The pathos, of course, was plain to see, as we had a team seeing its first postseason action (albeit a bastardized version), in nearly 30 years, most of which were exceedingly dark seasons, going against the smallest of small market teams, the little engine that has been able to, but only far enough to frustrate and tantalize and turn, "My shit doesn't work in the playoffs," into something resembling prophecy.

The Royals have been awful since forever; the Athletics have been mostly good for a long, long time, but have never been able to scale that mountain, year after year watching promising, exciting seasons end in a blaze of October disappointment. You want pathos? Try the Never Any Goods against The Never Quite Good Enoughs; there's heartbreak enough to cover the world in tears between the two.

Adding to the intrigue this season is the fact that, no matter which team lost, it would be the team with the most to lose, if that makes any sense. Both Oakland and Kansas City had bets riding on this game; huge bets which, in one way or another, may very well haunt those particular franchises for a long time to come.

We all know the bet Kansas City placed; the now famous (or infamous), James Shields deal prior to the 2013 season has had untold barrels of digital ink spilled about it. The Royals sent Wil Myers and Jake Odorizzi, along with lesser pieces Mike Montgomery (himself a former monster prospect, now lusterless), and Patrick Leonard, a big, slugging first base type, to Tampa in exchange for Big Game James, Wade Davis, and utility infielder Elliott Johnson. The thought was that Shields would be the ace the Royals needed to helm their upcoming top prospect ship, providing stability, innings, and all the intangible things a guy with the moniker of Big Game would be expected to.

The Rays, for their part, received one of the top five prospects in all of baseball at the time in Myers, a very promising young arm in Odorizzi, and two lottery tickets in the hard-throwing lefty Montgomery and the extremely young Leonard. Kansas City, and, more specifically, their General Manager Dayton Moore, were largely lambasted when the deal went down, as it was seen as a huge overpay. Six years of a top five prospect, six years of a potential number three starter, and whatever might come of those lotto tickets for two years of an admittedly very good pitcher and the up and down, rotation-to-bullpen-to-rotation Davis? It looked disastrous at the time, and even worse when Myers won the AL Rookie of the Year award last season while the Royals still managed to miss the playoffs, even while moving their own target, claiming whatever progress they made in 2013 with Shields on the staff was, amazingly, the exact amount of progress they had hoped to make. Funner how that works, isn't it?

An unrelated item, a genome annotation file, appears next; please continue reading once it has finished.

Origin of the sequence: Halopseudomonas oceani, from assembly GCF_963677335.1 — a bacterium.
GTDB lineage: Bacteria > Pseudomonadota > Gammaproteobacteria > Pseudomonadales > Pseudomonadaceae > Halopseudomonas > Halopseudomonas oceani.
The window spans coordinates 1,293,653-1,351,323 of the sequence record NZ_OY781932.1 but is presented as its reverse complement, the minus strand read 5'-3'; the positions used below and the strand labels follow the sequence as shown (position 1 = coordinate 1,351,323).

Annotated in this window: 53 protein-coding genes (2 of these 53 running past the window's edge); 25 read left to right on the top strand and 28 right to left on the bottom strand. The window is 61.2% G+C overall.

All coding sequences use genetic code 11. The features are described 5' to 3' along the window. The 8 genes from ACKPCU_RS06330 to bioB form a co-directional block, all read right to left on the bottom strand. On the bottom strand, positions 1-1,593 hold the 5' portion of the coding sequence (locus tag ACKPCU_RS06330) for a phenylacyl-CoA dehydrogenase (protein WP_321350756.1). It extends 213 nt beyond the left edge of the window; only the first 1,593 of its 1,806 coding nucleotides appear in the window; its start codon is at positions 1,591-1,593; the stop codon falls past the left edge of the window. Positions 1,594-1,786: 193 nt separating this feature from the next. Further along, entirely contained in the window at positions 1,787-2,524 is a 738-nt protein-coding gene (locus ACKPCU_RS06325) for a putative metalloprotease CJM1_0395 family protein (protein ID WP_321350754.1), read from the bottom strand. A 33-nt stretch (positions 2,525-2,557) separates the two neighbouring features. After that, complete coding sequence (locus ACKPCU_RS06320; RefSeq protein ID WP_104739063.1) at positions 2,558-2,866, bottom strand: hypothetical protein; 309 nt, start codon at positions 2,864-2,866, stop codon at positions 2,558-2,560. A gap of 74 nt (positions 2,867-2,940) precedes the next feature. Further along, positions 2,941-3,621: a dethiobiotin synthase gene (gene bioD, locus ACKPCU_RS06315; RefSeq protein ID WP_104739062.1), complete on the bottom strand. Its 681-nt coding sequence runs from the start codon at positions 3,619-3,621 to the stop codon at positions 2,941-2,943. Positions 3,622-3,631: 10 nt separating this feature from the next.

In 2014, Shields was great early, poor late, and rolled up his usual boatload of innings, while Wade Davis moved back to the 'pen and formed one-third of what might be the greatest trio of late-inning relievers the game has ever seen. Myers struggled and then got hurt and then struggled some more, while Odorizzi struck out better than a hitter per inning as a 24 year old in the AL East this year. The bet looked better since Myers and Davis headed in opposite directions, but still, the years ahead are the years ahead, and those years ahead will see the Rays with players from the deal, while the Royals will see Shields move on after this season, receiving only a compensatory draft pick in return.

As for Oakland, Billy Beane did perhaps the most un-Billy Beane thing imaginable this season, pushing all his chips to the center of the table for 2014, trading away the future for the present in a way we've frankly never seen before from one of the most patient organisations in the game. He dealt away Addison Russell, the A's top prospect and a top 20 guy overall, along with Oakland's number two prospect, Billy McKinney, and a right-handed enigma named Dan Straily for Jeff Samadzija and Jason Hammel of the Cubs. When you lop off the top two prospects from a fairly thin system in exchange for short-term rotation help, you're basically announcing to the world that this is your year, and they had better not forget it.